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Vitalik Buterin Responds to Elon Musk: ‘I Definitely Do Not Fear the DOGE!’


www.cryptoglobe.com 07 June 2021 08:06, UTC
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Last Thursday (June 3), Vitalik Buterin, the author of the Ethereum white paper, addressed Elon Musk’s suggested improvements for Dogecoin ($DOGE) and talked about potential future interoperability between Dogecoin and Ethereum during a conversation with MIT AI Researcher Lex Fridman.

The Russian-Canadian programmer’s comments about Dogecoin’s future were made during episode #188 of the “Lex Fridman Podcast“.

Fridman started this segment of the interview by reminding everyone that on May 15, Musk said that Dogecoin would beat Bitcoin “hands down” if its developers made three improvements: 10X faster block production time, 10X larger block size, and 100X lower transaction fees.

Ideally, Doge speeds up block time 10X, increases block size 10X & drops fee 100X. Then it wins hands down.

— Elon Musk (@elonmusk) May 16, 2021

On May 23, Buterin published a blog post that challenged the Tesla CEO’s ideas for blockchain scalability, saying that they could lead to “extreme centralization” and “compromising the fundamental properties that make a blockchain what it is.” This was the Musk’s response:

He fears the … pic.twitter.com/78WzM5ICjA

— Elon Musk (@elonmusk) May 24, 2021

Fridman wanted to know what are the “technical hurdles” for Dogecoin that “prevent it from becoming one of the primary cryptocurrencies of the world”. He also wanted to know if Buterin was afraid of Dogecoin (as Musk had alleged).

Buterin replied:

I definitely feel obligated to correct the record. I definitely do not fear the Doge! I love the Doge. I actually visited the Doge in Japan a few years back. She’s an amazing dog that’s still alive…

We accept Doge every year for our annual Devcon conferences. I definitely don’t think Ethereum is opposed to dog coins… I love Doge. I bought a bunch of Doge. I still hold a bunch of Doge…

On the scalability question, the challenge basically is like the limits to scalability and the tradeoffs with centralization… if you just increase the parameters without doing anything else, then it just becomes more and more difficult for people to validate the chain and it just becomes more likely that the chain becomes centralized and becomes vulnerable to all kinds of capture…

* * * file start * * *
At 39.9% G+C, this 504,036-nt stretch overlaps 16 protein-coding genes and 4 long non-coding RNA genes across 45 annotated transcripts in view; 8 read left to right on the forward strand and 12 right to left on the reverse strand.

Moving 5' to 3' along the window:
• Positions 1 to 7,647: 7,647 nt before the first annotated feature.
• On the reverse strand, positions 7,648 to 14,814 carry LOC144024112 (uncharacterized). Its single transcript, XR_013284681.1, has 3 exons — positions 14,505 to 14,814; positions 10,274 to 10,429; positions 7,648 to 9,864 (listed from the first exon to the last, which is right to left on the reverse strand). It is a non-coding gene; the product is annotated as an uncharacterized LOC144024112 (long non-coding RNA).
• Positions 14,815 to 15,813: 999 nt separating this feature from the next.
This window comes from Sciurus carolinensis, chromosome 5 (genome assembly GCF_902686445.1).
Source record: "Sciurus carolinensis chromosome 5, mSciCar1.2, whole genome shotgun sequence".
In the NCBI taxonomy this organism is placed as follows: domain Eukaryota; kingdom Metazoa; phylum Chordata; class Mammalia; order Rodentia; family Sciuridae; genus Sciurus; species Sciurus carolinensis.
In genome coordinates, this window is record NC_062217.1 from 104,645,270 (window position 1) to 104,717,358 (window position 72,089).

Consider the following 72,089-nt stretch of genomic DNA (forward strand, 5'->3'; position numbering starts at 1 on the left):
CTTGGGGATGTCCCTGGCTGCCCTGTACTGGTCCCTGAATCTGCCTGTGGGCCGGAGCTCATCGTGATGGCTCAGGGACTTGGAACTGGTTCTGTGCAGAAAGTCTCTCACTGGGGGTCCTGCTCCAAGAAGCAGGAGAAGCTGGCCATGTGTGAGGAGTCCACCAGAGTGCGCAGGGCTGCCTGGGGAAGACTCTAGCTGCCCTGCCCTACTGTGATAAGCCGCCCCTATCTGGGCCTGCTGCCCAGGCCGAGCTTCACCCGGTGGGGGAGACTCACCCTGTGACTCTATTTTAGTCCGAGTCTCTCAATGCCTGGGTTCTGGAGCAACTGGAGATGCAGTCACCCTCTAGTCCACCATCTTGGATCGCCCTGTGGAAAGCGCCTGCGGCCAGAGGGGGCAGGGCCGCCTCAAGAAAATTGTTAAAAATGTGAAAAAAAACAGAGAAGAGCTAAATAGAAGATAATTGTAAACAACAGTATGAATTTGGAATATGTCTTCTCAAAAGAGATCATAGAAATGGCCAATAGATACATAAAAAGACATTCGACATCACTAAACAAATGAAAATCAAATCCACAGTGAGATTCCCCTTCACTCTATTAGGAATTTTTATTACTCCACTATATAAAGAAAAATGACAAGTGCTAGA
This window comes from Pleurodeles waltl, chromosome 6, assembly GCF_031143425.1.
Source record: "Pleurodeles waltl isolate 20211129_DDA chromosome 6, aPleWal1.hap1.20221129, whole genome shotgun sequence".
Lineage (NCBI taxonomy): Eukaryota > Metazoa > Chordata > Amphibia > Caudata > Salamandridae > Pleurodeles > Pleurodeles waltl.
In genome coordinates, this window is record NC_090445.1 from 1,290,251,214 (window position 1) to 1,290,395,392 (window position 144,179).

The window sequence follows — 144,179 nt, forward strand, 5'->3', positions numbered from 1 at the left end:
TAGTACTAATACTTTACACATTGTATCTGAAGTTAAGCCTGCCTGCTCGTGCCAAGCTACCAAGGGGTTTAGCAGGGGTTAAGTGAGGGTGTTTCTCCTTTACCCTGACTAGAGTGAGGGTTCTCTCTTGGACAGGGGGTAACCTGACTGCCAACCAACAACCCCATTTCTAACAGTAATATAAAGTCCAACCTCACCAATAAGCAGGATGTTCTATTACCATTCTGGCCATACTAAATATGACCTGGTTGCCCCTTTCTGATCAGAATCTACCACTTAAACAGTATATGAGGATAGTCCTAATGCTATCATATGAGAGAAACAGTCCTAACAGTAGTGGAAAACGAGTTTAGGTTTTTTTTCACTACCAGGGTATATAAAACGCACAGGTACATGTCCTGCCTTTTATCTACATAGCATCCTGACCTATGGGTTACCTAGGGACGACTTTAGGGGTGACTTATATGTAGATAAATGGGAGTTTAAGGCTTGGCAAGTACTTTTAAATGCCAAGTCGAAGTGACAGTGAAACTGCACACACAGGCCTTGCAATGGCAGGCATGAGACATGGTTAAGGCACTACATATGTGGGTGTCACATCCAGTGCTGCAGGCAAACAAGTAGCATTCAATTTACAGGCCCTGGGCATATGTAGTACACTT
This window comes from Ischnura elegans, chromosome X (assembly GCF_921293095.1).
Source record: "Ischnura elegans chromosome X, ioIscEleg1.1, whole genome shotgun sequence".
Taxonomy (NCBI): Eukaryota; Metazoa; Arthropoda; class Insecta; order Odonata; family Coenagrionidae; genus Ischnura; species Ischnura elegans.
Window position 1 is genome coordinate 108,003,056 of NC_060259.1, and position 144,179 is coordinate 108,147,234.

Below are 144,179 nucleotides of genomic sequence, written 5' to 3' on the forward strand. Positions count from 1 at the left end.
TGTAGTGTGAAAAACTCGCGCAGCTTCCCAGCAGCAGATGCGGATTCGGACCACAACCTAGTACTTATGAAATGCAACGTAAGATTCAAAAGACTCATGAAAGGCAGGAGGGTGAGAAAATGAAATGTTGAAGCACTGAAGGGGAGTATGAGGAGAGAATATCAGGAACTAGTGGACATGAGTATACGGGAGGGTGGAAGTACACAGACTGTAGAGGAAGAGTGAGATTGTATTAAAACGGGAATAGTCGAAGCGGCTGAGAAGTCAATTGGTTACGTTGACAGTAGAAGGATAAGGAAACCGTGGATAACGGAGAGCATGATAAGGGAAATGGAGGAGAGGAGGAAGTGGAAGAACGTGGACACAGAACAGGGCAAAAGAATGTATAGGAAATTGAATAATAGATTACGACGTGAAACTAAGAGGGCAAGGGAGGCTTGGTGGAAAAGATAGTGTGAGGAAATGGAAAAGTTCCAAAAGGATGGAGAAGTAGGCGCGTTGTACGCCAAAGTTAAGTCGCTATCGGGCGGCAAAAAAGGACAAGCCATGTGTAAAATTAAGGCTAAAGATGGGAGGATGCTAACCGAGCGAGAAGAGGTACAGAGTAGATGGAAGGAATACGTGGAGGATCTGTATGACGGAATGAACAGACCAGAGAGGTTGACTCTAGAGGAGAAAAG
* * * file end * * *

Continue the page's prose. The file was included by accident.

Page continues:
I personally think that if Doge wants to somehow bridge to Ethereum and then people can trade Doge thousands of times a second inside of a Loopring then that would be amazing. If they want to just like take zkRollup-style technology and just have thousands of transactions a second on their own chain, then that would be a great outcome as well...

I think if we can have a Doge to Ethereum bridge, then that would be amazing and then when Ethereum gets its scalability — any scalability thing that works Ethereum assets, you would be able to also look trade wrapped Doge with extremely low transaction fees and very high speed as well.

And when Fridman asked Buterin how hard building a secure bridge between two blockchains would be, Buterin replied:

It’s definitely something that’s in its infancy. There definitely have been some cross-chain interaction things that have been done before. The earliest is probably the concept of merge mining, when a chain just makes its entire proof of work algorithm dependendent on the proof of work algorithm of another chain.

I think Dogecoin actually merge mines Litecoin, which I think in retrospect is not looking like a very good choice because now Dogecoin is bigger than Litecoin, but if there’s potentially some way for Dogecoin to merge mine with Ethereum… then that could be an interesting alternative…

As far as bridges, like one chain reading another chain, early in Ethereum’s history, there was this project called BTC Relay. It’s a smart contract on Ethereum that just verifies Bitcoin blocks. I think people stopped really caring about maintaining it because there just weren’t enough applications that were actually interested in using it at the time and then transaction fees got too high to actually maintain it.

So I think if we want to make a BTC Relay 2.0 that becomes cheaper because it uses snarks or something like that, then you probably could, but maybe now is the time when you actually can do that sort of verification… But the one challenge though is that if you want to have a bridge that allows you to move assets between chains, then you don’t just need one-way verification — you need two-way verification.

And Ethereum can verify anything because of Ethereum smart contracts can just run arbitrary code, but if you want Bitcoin to be able to do things based on what happens in Ethereum lands, then Bitcoin would have to basically… and then well they can do everything with soft forks… that’s their religion…

And if Doge wants to make a fork where that allows for two-way transferability with Ethereum, they could and I think that would be a lovely collaboration to make it if there’s interest… I think there might actually even be some multi-sig funds that has some funding for someone to make a bridge between the two.

DISCLAIMER

The views and opinions expressed by the author, or any people mentioned in this article, are for informational purposes only, and they do not constitute financial, investment, or other advice. Investing in or trading cryptoassets comes with a risk of financial loss.


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